A poll by The Catholic University of America’s Institute for Policy Research and Catholic Studies and Faith in Public Life found the highest levels of enthusiasm for the pope among Latino Catholics.

Eighty-five percent had a favorable opinion of him and 90 percent had agreed he is leading the church in the right direction.

What Do Catholics ThInk About the Pope's Visit? 1:38

Quiñones said she calls herself a Catholic “with liberal tendencies.” On the day she talked to NBC News, Quiñones had been meeting with parents of schoolchildren through CASA’s Learning Together program, which helps parents with the education of their children so their children succeed in school.

“The Bible says to help thy neighbor, and I feel I’m doing that going out and helping these people who are many times lacking the services, and they need help. I’m helping them out and that makes me happy,” she said.

As an immigrant with family members of mixed legal status – some are citizens, others are not legally in the U.S. — she also sees the pope’s compassion as very Latin American.

Latin Americans “are warm and very welcoming. He’s showing that to the world, that he’s caring, he wants to make a difference.”

Despite the potential for the church from young Latinos, the church is moving slowly to adjust and incorporate them, experts said.

Image: St. Camillus Church
Church parishioners participate in Mass at St. Camillus Church in Silver Spring, Maryland on Sept. 20. Andre Chung / NBC News

“Latino Catholics are growing in number, we all know that. But, most leadership positions in American Catholicism are not held by Latinos and sometimes the ministries are temporary,” or are seen as an ethnic program to be operated until Latinos become mainstream, said Timothy Matovina, a theology professor and co-director of University of Notre Dame’s Institute for Latino Studies.

There were 17,483 Catholic parishes in the U.S. last year with about 67 million Catholics connected to them, according to the Center for Applied Research in the Apostalate based at Georgetown University in Washington, D.C. About 5,000 have Hispanic ministries. But Ospino said the effort to engage the growing Latino population has been weak, with just four Catholic parishes having a youth group oriented to Hispanic Catholic youth. Just 3 percent or less of school age Latinos in the country are in Catholic school, Ospino said, citing findings of his recently completed national study of Catholic parishes with Hispanic ministries.

Despite the potential for the Catholic church from young Latinos, the church is moving slowly to incorporate them, say some Hispanic scholars. The Pope's visit "can energize the base.".

Additionally, about 20 percent of young Hispanics live in “at-risk conditions” — exposed to or involved in gang activity, extreme violence and other dire problems, he said.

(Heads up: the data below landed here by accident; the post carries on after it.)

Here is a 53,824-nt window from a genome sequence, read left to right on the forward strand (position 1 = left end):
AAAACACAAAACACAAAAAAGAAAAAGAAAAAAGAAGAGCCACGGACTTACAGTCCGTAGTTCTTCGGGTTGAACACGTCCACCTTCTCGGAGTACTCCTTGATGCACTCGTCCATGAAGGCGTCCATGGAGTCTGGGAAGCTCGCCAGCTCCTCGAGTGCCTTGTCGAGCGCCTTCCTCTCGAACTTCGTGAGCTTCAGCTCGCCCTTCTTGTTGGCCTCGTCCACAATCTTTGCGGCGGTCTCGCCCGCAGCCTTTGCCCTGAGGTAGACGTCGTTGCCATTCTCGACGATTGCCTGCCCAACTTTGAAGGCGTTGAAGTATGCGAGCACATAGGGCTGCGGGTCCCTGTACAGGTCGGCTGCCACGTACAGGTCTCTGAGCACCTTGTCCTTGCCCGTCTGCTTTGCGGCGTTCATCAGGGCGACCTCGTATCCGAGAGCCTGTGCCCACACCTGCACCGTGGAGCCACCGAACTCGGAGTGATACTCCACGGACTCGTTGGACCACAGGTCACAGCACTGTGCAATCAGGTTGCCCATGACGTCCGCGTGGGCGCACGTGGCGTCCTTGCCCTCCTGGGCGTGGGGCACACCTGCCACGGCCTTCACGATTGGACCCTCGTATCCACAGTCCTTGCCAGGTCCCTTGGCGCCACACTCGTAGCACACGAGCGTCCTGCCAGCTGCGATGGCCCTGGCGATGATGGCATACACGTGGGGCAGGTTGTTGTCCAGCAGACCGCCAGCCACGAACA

“As a church we are doing very little to reach out strategically,” he said. “We can do more. We must do more.”

More Latino Catholics need to attend college and become leaders in the church and be involved in decision-making. His hope is that the pope’s visit will elevate discussion of Hispanic Catholics and young Latinos.

On the website for Notre Dame’s Institute of Latino Studies, Matovina states that despite tensions, Hispanics and their fellow Catholics have great potential to enrich each other.

To that end, Pope Francis’ visit also will serve as a rallying of the troops, those Catholics who not only attend church but volunteer, teach its Sunday school classes, serve as ushers, choir director and lectors. And not just those in the U.S.

“What the pope’s visit will do is energize the base,” Matovina said. “A number of Latinos in Latin America have gone to other or no religion, at the same time that has strengthened the convictions of those who have remained. They have to have a reason for remaining."

Gabriel Quintas, 21, is not an adoring fan of Pope Francis, but he said he still considers the pope’s planned visit to the U.S. inspiring because it’s not the traditional place a pope would visit.

Quintas, born in Miami, was 15 when he became religious, drawn by what he said was the destruction of the family and the ignoring of Christian morality.

“It was a product of the Holy Spirit working within me,” he said. “I realized the church contains the deposit of faith and the only truth on this Earth.”

The pope’s visit to the U.S. shows he cares for the church and America, Quintas said.

“It’s inspiring to me because it shows he cares for all his flock,” Quintas said. “It shows the desire that he wants to make sure the church is well founded in all places in the world.”

NBC contributors Juan Castillo in Austin, Texas and Carmen Sesin In Miami contributed to this report.

Follow NBC News Latino on Facebook and Twitter.